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Saccharomyces cerevisiae yeast, an ally in rabbit health

It is now established that digestive flora contribute to the well-being and health of both human beings and animals.  INRA have shown that in the rabbit, the addition of S. cerevisiae yeast to their feed can interact with the natural microbial populations present in an animal and improve its health.

Une lapine et ses lapereaux. © NICOLAS Bertrand
Updated on 04/16/2013
Published on 02/12/2013

The importance of the intestinal microbiota

The flora of the digestive tract – or the intestinal microbiota – of animals is made up of a multitude of micro-organisms which interact together and also with their host. This complex ecosystem is the site of numerous exchanges and is essential to the satisfactory development of animals. It enables the better digestion of foods and the supply of vitamins that an animal is unable to synthesise, while constituting a barrier to any pathogenic agents that have been ingested. However, the functioning of the microbiota remains largely unknown, and the role of each microbial subpopulation in major physiological functions (nutrition, immunity, etc.) is the subject of considerable research.

Livestock farming, food transition and probiotics

The microbiota develops during the early days of life in parallel with maturation of the animal's digestive tract. The different microbial species are introduced through contact with other animals or with the environment. These phenomena allow a young animal to adapt to changes in its diet, to switch to greater dietary independence (e.g. in mammals, from maternal milk to the foods in its environment). In livestock farms, however, this food transition is problematic and may generate digestive disorders (diarrhoea, etc.), that can cause retarded growth or even be fatal in a large percentage of animals. This adaptive stress may have major economic consequences.
To overcome these problems and help the microbiota to adapt, supplementation with specific microbial strains (yeasts or bacteria) or probiotics is one of the solutions being studied.  However, the effects of such supplementation are not fully understood, and their mastery is not yet sufficient to achieve optimum efficacy.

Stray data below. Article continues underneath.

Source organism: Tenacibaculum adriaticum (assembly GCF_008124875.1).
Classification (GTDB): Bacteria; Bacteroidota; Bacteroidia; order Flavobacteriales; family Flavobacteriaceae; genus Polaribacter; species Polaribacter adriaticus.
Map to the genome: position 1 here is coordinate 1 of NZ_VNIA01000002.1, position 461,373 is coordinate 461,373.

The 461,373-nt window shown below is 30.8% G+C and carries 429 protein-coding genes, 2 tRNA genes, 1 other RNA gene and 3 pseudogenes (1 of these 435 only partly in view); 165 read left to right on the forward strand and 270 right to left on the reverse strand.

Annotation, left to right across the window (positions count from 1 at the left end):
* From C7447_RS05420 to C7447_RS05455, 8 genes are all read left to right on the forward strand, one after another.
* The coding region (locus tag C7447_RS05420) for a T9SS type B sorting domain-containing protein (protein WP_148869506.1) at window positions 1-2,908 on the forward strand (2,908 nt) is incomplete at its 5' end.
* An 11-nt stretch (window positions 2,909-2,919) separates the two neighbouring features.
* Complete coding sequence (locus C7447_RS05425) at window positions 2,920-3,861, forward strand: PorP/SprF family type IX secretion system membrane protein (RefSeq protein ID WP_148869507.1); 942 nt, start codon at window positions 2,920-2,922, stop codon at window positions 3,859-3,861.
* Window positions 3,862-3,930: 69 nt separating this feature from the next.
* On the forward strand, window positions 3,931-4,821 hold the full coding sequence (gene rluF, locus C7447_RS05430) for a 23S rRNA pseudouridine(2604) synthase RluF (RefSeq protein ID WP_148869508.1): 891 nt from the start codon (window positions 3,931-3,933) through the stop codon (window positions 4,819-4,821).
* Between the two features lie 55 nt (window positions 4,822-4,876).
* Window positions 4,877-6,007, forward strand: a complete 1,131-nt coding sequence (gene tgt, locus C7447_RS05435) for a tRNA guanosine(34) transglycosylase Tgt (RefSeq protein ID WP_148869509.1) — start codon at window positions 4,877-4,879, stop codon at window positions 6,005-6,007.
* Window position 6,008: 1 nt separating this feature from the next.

S. cerevisiae and the caecal microbiota in the rabbit

During their research on the involvement of the microbiota in the nutrition of farmed animals, and its development in the young, scientists in the Joint Research Unit for Animal Tissues, Nutrition, Digestion, Ecosystems and Metabolism (TANDEM) focused in particular on the adaptation of young rabbits to their post-weaning diet. In the context of a thesis project sponsored in partnership by INRA, the University of Abobo-Adjamé (Abidjan, the Ivory Coast) and the company Lesaffre Feed Additives (Lille), the researchers studied the caecal microbiota of young animals, because this distal portion of the digestive tract is the site of intense microbial activity.
To achieve this, the team fed three groups of animals (weaned, 35 days old) with a standard diet supplemented or not with coated NCYC Cs47 yeast at a rate of 0 g/kg, 1 g/kg or 10 g/kg of feed (groups C0, C1 and C10, respectively), for 35 consecutive days. During this period, the researchers recorded various zootechnical parameters (initial and final weight, growth rate, mortality rate). Then, at the end of the growth period, the structure of the microbial populations was studied by the extraction of rDNA 16s and PCR (Polymerase Chain Reaction).
The scientists showed that the yeasts could travel through the digestive tract, and were able to withstand acidity in the stomach and digestive enzymes in the intestine to reach the caecum alive.  Yeast supplementation did not procure any improvements in the zootechnical performance of the animals, as the rearing conditions (feed, density of animals in cages, etc.) were optimum.  However, yeast supplementation at a rate of 10 g/kg feed did enable a 50% reduction in the incidence of digestive disorders in the young rabbits. The structure of bacterial communities in the caecum was little modified in the presence of live yeasts; the dominant bacteria remained the same, but biodiversity was slightly enhanced.  According to the researchers, this was indicative of a greater equilibrium in the bacterial community. The technique employed did not permit any further progress in identifying the bacterial strains which developed (which may have been fibrolytic strains digesting plant fibres).
At present, two thesis projects are under way to continue this work, which at a fundamental level is of considerable interest as it will help to clarify the role of the microbiota, while at a practical level it may contribute to enhancing the health and well-being of farmed animals.

Scientific contact(s):

  • Thierry GIDENNE (+33 (0)5 61 28 51 03) Joint Research Unit for Animal Tissues, Nutrition, Digestion, Ecosystems and Metabolism
Associated Division(s):
Animal Physiology and Livestock Systems
Associated Centre(s):

Find out more

  • Live yeast stability in rabbit digestive tract: Consequences on the caecal ecosystem, digestion, growth and digestive health. Kimse, M; Bayourthe, C; Monteils, V; Fortun-Lamothe, L; Cauquil, L; Combes, S; Gidenne, T. 2012. ANIMAL FEED SCIENCE AND TECHNOLOGY, 173 (3-4):235-243